It’s been five years since I started my journey with SoftLayer. And what a journey it has been—from being one of the first few folks in our Amsterdam office, to becoming part of the mega-family of IBMers; from one data center in Europe to six on this side of the pond and 40+ around the globe; from “Who is SoftLayer?” (or my favorite, “SoftPlayer”), to becoming a cloud environment fundamental for some of the biggest and boldest organizations worldwide.
But the most thrilling difference between 2016 and 2011 that I’ve been observing lately is a shift of the market’s perception of cloud, which matters are important to adopters, and the technology itself becoming mainstream.
Organizations of all sizes—small, medium, and large, while still raising valid questions around the level of control and security—are more often talking about challenges regarding managing the combined on-prem and shared environments, readiness of their legacy applications to migrate to cloud, and their staff competency to orchestrate the new architecture.
At Cloud Expo 2016 (the fifth one for the SoftLayer EMEA team), next to two tremendous keynotes given by Sebastian Krause, General Manager IBM Cloud Europe, and by Rashik Parmar, Lead IBM Cloud Advisor/Europe IBM Distinguished Engineer, we held a roundtable to discuss the connection between hybrid cloud and agile business. Moderated by Rashik Parmar, the discussion confirmed the market’s evolution: from recognizing cloud as technology still proving its value, to technology critical in gaining a competitive advantage in today’s dynamic economy.
Rashik’s guests had deep technology backgrounds and came from organizations of all sizes and flavors—banking, supply chain managements, ISV, publishing, manufacturing, MSP, insurance, and digital entertainment, to name a few. Most of them already have live cloud deployments, or they have one ready to go into production this year.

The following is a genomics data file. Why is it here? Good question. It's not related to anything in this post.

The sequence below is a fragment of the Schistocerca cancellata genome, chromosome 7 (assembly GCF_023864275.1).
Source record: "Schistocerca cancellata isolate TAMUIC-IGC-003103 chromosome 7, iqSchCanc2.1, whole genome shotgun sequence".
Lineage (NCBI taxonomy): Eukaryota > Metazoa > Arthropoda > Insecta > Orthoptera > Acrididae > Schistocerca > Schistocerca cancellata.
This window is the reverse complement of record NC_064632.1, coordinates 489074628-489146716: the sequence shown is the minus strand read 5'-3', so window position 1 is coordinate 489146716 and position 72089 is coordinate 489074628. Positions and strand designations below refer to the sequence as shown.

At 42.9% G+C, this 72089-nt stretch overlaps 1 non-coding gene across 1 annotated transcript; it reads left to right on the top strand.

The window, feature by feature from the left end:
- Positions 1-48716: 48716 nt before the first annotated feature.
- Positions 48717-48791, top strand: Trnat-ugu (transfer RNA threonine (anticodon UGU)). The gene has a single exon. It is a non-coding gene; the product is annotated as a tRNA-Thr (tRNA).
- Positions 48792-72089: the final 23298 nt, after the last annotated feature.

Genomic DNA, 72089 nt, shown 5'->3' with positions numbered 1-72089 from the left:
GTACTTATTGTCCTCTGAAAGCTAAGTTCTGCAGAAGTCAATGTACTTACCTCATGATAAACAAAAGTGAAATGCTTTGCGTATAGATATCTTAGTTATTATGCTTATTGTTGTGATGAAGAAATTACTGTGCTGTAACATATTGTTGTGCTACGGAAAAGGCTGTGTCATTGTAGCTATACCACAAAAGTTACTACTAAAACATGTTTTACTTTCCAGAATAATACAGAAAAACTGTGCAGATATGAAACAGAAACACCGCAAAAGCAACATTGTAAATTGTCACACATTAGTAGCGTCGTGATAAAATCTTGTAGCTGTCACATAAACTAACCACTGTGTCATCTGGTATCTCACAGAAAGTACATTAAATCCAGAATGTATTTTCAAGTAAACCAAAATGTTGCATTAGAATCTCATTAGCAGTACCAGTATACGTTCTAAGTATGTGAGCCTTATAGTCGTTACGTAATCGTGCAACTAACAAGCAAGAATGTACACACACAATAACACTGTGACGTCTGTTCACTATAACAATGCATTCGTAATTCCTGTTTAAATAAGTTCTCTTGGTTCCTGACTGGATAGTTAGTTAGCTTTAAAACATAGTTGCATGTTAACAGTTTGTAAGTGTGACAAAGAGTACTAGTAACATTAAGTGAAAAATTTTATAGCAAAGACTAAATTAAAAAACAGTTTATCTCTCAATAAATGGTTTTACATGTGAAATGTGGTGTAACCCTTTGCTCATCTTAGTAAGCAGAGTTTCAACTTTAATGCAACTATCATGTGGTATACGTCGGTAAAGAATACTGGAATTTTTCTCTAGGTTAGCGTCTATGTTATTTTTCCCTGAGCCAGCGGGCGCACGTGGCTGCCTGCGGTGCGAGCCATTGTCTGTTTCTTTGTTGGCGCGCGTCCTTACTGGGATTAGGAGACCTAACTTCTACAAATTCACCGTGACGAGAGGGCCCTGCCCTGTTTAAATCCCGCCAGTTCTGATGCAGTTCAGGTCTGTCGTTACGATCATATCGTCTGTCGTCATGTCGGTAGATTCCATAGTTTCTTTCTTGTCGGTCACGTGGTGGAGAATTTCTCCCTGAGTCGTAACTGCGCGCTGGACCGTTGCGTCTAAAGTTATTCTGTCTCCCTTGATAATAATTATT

When it came to the core factors underlying a move into the cloud, they unanimously listed gaining business agility and faster time-to-market. For a few minutes, there was a lively conversation among the panelists about the cost and savings. They raised examples citing poorly planned cloud implementations that were 20-30 percent more costly than keeping the legacy IT setup. Based on an example of a large Australian bank, Rashik urged companies to start the process of moving into cloud with a vigilant map of their own applications landscape before thinking about remodeling the architecture to accommodate cloud.
The next questions the panelists tackled pertained to the drivers behind building hybrid cloud environments, which included:
- Starting with some workloads and building a business case based on their success; from there, expanding the solution organization-wide
- Increasing the speed of market entry for new solutions and products
- Retiring certain legacy applications on-prem, while deploying new ones on cloud
- Regulatory requirements that demand some workloads or data to remain on-prem.
The delegates discussed the types of cloud—local, dedicated, and shared—and found it difficult to define who controls hybrid cloud, and who is accountable for what component when something goes wrong. There was a general agreement that many organizations still put physical security over the digital one, which is not entirely applicable in the world of cloud.
Rashik explored, from his experience, where most cases of migrating into cloud usually originate. He referred to usage patterns and how organizations become agile with hybrid IT. The delegates agreed that gaining an option of immediate burstability and removing the headache of optimal resource management, from hardware to internal talent, are especially important.
Rashik then addressed the inhibitors of moving into cloud—and here’s the part that inspired me to write this post. While mentions of security (data security and job security) and the control over the environment arose, the focus repeatedly shifted toward the challenges of applications being incompatible with cloud architecture, complicated applications landscape, and scarcity of IT professionals skilled in managing complex (hybrid) cloud environments.
This is a visible trend that demonstrates the market has left the cloud department store’s changing room, and ready not only to make the purchase, but “ready to wear” the new technology with a clear plan where, when, and with an aim to achieve specific outcomes.
The conversation ended with energizing insights about API-driven innovation that enables developers to assemble a wide spectrum of functions, as opposed to being “just a coder.” Other topics included cognitive computing that bridges digital business with digital intelligence, and platforms such as blockchain that are gaining momentum.
To think that not so long ago, I had to explain to the average Cloud Expo delegate what “IaaS” stand for. We’ve come a long way.